Förgås is the first beer I’ve had whose name contains both an umlaut and a ring. This is because it’s Swedish. Online translators tell me that it means “perish” and I’m in no position to dispute this. I am lead to believe that the name is a joke which makes sense to Swedes or that there is some cultural understanding that I lack because the label shows a person dealing with assembling a box from printed directions which is perhaps IKEA inspired. This is the front. On the back that same figure stands proudly next to a building that it apparently constructed which appears to be a church (parrish?) with “DIY” in a box above its head. Exactly what perishing has to do with anything here is above my pay grade.
Regardless of the name, Förgås is billed as a Scandinavian Style Gose Ale. I am not sure what this means exactly – lingonberries? fish? reindeer? - but the beer was brewed in Sweden by Dugges Ale- & Porterbryggeri AB
although Stillwater Artisanal Ales
is listed on the label. A collaboration of some kind? I believe that the beer began appearing here in the States over the summer. I bought my bottle in October or November and popped it open recently.
It pours a very pretty light gold hue and was crystal clear, which was non-traditional as goses aer usually a bit hazy. I got a big, frothy off-white head and there were lots and lots of bubbles inside. Apparently my stange
was dirty because there were clumps of bubbles adhering to the side. Oops. Despite my poor glass washing, Förgås looked really nice and inviting. It was bright & shiny and the effervescence gave the impression of there being a hive of activity that the drinker couldn’t help but want to be a part of.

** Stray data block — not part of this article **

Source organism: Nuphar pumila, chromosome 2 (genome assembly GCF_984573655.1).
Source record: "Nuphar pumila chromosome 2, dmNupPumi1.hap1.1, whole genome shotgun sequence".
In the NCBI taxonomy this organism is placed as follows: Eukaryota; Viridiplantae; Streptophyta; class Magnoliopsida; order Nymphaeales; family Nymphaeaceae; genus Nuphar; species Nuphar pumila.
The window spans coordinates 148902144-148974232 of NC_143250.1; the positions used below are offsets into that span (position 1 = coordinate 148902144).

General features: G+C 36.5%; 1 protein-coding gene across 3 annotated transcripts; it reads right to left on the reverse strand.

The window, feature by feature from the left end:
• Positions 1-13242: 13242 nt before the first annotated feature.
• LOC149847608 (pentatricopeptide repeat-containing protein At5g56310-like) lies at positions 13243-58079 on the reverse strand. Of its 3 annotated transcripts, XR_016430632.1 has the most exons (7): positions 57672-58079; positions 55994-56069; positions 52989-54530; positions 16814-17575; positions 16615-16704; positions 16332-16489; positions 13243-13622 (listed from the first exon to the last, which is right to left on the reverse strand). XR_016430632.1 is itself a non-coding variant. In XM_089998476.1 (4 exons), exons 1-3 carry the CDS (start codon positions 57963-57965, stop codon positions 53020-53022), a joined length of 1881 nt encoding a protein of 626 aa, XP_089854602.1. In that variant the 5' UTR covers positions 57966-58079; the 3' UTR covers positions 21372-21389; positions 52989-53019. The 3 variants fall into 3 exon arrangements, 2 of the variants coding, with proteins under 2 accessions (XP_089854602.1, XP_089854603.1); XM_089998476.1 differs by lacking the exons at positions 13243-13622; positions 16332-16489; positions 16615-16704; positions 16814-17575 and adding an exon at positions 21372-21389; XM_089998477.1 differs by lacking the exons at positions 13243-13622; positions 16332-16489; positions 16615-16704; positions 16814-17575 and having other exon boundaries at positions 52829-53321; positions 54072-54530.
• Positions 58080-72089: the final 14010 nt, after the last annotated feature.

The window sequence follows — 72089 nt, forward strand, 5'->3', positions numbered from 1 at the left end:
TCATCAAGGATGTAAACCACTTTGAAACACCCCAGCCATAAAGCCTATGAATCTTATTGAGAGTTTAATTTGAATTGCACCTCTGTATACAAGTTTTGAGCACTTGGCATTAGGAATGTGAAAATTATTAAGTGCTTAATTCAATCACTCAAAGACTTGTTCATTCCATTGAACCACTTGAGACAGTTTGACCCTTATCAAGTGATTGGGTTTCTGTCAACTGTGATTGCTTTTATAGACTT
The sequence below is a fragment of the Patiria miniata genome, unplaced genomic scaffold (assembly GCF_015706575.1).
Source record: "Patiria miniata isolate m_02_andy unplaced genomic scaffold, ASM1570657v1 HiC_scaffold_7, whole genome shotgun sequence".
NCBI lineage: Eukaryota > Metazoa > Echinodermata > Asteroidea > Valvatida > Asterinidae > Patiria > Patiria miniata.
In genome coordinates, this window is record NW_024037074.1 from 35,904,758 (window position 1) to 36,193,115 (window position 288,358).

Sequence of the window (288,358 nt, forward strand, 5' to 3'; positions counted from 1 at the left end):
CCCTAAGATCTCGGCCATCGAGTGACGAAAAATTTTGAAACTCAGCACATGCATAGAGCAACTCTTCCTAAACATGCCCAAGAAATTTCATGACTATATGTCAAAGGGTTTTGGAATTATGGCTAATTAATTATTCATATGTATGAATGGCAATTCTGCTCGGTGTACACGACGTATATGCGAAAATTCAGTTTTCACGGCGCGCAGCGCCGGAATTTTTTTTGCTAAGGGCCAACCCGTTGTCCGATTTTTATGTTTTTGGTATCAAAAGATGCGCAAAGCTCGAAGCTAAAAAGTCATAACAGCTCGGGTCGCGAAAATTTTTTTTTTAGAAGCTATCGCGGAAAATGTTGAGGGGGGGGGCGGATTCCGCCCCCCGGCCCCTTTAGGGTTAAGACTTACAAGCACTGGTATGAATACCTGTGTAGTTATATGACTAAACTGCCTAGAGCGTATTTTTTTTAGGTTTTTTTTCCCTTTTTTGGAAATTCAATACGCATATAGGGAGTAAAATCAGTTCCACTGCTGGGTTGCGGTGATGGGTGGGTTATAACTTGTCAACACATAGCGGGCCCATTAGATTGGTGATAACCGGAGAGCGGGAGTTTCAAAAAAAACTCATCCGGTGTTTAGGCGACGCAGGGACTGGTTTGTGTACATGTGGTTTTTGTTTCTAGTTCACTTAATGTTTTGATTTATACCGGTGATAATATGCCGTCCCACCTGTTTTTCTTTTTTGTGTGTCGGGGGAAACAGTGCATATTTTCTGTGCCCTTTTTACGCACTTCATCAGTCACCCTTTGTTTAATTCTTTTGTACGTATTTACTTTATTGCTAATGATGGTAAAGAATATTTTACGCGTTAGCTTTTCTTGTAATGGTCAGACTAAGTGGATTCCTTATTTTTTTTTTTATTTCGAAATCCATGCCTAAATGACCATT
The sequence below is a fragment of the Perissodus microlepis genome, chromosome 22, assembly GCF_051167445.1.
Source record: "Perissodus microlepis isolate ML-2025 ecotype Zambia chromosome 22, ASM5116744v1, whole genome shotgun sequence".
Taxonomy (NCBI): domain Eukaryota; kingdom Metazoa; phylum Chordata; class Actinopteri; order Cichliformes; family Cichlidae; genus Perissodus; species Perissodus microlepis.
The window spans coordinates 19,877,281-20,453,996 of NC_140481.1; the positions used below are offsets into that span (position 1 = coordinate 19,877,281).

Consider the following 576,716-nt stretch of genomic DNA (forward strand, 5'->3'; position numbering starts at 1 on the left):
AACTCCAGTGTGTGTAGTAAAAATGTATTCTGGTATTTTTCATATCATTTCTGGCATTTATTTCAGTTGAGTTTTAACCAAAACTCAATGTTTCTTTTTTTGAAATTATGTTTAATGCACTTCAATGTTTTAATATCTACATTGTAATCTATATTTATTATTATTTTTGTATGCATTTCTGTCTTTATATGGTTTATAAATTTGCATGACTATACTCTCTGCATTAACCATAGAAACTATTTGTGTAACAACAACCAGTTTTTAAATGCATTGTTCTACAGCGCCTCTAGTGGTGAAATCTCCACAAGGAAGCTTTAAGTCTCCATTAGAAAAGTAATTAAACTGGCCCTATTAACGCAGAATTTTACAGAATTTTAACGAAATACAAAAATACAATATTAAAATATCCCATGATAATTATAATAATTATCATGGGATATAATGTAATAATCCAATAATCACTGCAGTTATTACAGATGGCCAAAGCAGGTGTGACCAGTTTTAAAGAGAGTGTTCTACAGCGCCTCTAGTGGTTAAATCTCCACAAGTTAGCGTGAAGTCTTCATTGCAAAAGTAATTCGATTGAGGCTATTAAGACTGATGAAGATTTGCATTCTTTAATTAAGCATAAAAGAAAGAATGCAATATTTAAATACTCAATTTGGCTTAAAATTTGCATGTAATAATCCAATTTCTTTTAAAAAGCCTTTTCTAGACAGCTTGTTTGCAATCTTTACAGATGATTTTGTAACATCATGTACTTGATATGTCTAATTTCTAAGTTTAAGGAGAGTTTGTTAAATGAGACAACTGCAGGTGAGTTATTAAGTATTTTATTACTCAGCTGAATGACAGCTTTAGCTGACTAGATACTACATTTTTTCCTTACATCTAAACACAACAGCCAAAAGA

How much does appearance contribute to one’s beer drinking experience? I’ve had some tasty brews that were not charismatic and some that proved the maxim that all that glitters is not gold. There is also the American habit of thinking that dark beers are heavy and viscous. This attitude is likely changing but I’d bet that it is still quite prevalent.
All of this comes to mind because I listened to an episode of the wonderful Human Zoo
recently in which it was revealed that it’s easier to get people to accept global climate change if there’s a dead or dying plant in the room than if there was a healthy, verdant one off to the side. I think this was in the back of my mind when I was sampling Förgås because I gave extra consideration to its appearance. The beer’s refulgence and effervescence really lured me in and made me want to try it.
My aside aside, Förgås had what I thought of as being a fairly typical, non-Scandinavian aroma. There was a big grainy smell with some citrus/lemony tartness lurking underneath. It didn’t smell particularly salty nor was I able to discern any coriander. On the first taste a pronounced lemony tartness hit my tongue followed by the carbonation. It was a bright blast of dry, acidulous tartness that was quite a jolt. The sour flavor subsided on subsequent sips which allowed the grainy flavor to come through along with just a hint of salinity. Förgås also had a herbal and slightly minty flavor which I thought of as being eucalyptus-like. I suppose there could have been some juniper in there as that’s a spice not unfamiliar to Swedes. Whatever it was, it gave a nice contrast to the sharper flavors.
The finish was dry and tart with the lacto-lemon lingering along joined by the herbal flavor. Schaumhaftvermoegen
was in abundance with webbing lining my stange
My first foray into the world of the Scandinavian gose was quite a treat. In addition to its good looks, Förgås is a very tasty brew. It has a nice, light body yet this is not a thin beer. It is quite flavorful with the style’s trademark tartness sitting well next to a nice and rather more substantial grainy flavor than I was expecting. I loved the herbal component here too – that eucalyptus/juniper flavor was singular in my gose drinking experience.
Junk food pairing: The gose is a light beer so find delicate food pairings for your Förgås. Try some yoghurt-covered pretzels or some of those shrimp chips that are like Shrinky Dinks until you fry them whereupon they poof up to a light and tasty companion.
Labels: Beer, Dugges Ale- & Porterbryggeri AB, Gose